Mark Twain, a Biography — Volume III, Part 1: 1900-1907 eBook

Albert Bigelow Paine
This eBook from the Gutenberg Project consists of approximately 301 pages of information about Mark Twain, a Biography — Volume III, Part 1.
I am not finding fault with this use of our flag, for in order not to seem eccentric I have swung around now and joined the nation in the conviction that nothing can sully a flag.  I was not properly reared, and had the illusion that a flag was a thing which must be sacredly guarded against shameful uses and unclean contacts lest it suffer pollution; and so when it was sent out to the Philippines to float over a wanton war and a robbing expedition I supposed it was polluted, and in an ignorant moment I said so.  But I stand corrected.  I concede and acknowledge that it was only the government that sent it on such an errand that was polluted.  Let us compromise on that.  I am glad to have it that way.  For our flag could not well stand pollution, never having been used to it, but it is different with the administration.

But a much more conspicuous comment on the Philippine policy was the so-called “Defense of General Funston” for what Funston himself referred to as a “dirty Irish trick”; that is to say, deception in the capture of Aguinaldo.  Clemens, who found it hard enough to reconcile himself to-any form of warfare, was especially bitter concerning this particular campaign.  The article appeared in the North American Review for May, 1902, and stirred up a good deal of a storm.  He wrote much more on the subject—­very much more—­but it is still unpublished.



One day in April, 1902, Samuel Clemens received the following letter from the president of the University of Missouri:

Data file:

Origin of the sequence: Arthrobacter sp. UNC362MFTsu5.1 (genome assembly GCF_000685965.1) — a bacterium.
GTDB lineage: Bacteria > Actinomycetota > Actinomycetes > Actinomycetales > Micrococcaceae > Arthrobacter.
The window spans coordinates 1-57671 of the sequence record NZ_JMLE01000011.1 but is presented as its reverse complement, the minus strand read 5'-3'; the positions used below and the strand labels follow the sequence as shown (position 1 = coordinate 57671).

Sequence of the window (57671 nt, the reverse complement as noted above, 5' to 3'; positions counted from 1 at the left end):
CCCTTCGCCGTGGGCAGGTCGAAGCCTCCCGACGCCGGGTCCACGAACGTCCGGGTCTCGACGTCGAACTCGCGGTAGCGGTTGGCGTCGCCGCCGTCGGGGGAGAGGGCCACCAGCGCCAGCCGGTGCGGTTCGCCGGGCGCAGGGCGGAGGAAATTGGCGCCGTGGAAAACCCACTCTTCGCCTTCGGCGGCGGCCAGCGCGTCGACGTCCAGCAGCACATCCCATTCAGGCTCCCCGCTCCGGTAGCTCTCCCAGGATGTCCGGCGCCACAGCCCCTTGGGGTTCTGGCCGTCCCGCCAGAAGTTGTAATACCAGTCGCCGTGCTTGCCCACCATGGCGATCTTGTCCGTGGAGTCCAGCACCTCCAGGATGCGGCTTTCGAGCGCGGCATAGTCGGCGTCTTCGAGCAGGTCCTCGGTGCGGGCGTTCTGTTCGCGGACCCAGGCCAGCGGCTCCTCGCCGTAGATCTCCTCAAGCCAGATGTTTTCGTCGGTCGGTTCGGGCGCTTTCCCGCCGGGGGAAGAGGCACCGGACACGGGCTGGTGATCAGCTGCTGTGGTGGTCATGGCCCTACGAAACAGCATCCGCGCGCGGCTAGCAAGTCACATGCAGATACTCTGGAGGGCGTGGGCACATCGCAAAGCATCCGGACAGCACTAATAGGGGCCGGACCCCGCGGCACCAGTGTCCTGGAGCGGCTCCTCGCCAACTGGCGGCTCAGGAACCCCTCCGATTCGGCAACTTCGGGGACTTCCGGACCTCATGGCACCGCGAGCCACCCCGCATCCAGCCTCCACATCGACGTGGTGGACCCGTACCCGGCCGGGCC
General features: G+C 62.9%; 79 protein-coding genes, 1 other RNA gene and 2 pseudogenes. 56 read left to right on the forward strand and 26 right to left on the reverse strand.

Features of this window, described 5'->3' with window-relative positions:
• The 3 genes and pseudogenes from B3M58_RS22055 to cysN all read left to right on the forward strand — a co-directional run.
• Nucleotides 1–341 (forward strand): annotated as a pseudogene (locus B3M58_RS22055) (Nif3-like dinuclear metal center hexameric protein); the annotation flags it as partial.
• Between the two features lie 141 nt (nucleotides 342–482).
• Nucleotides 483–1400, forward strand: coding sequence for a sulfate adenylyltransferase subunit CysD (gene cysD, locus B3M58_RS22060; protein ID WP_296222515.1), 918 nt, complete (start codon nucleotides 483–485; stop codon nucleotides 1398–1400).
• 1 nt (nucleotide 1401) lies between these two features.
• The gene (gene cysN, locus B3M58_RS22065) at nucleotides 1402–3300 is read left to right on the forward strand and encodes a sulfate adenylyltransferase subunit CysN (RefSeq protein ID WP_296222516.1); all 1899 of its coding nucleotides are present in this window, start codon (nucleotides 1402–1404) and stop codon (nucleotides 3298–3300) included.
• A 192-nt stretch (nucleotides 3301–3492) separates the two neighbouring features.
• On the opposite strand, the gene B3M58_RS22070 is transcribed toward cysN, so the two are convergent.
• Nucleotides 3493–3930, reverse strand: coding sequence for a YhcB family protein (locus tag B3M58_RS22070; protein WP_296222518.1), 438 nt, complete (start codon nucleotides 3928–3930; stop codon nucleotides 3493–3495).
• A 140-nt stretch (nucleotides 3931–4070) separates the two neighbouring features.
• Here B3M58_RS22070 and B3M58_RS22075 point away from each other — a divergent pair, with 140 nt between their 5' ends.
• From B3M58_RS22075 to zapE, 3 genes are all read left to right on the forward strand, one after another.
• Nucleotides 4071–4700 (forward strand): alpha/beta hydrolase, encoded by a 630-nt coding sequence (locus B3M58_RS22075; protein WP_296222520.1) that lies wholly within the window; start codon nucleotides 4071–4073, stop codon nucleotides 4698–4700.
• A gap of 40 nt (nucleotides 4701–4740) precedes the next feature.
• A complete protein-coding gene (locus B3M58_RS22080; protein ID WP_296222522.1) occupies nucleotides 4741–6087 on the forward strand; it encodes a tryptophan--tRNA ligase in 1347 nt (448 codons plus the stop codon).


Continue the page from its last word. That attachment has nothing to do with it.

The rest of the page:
My dear Mr. Clemens, Although you received the degree of doctor of literature last fall from Yale, and have had other honors conferred upon you by other great universities, we want to adopt you here as a son of the University of Missouri.  In asking your permission to confer upon you the degree of LL.D. the University of Missouri does not aim to confer an honor upon you so much as to show her appreciation of you.  The rules of the University forbid us to confer the degree upon any one in absentia.  I hope very much that you can so arrange your plans as to be with us on the fourth day of next June, when we shall hold our Annual Commencement.

Very truly yours,
R. H. Jesse.

Clemens had not expected to make another trip to the West, but a proffered honor such as this from one’s native State was not a thing to be declined.

It was at the end of May when he arrived in St. Louis, and he was met at the train there by his old river instructor and friend, Horace Bixby—­as fresh, wiry, and capable as he had been forty-five years before.

“I have become an old man.  You are still thirty-five,” Clemens said.

They went to the Planters Hotel, and the news presently got around that Mark Twain was there.  There followed a sort of reception in the hotel lobby, after which Bixby took him across to the rooms of the Pilots Association, where the rivermen gathered in force to celebrate his return.  A few of his old comrades were still alive, among them Beck Jolly.  The same afternoon he took the train for Hannibal.

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Mark Twain, a Biography — Volume III, Part 1: 1900-1907 from Project Gutenberg. Public domain.
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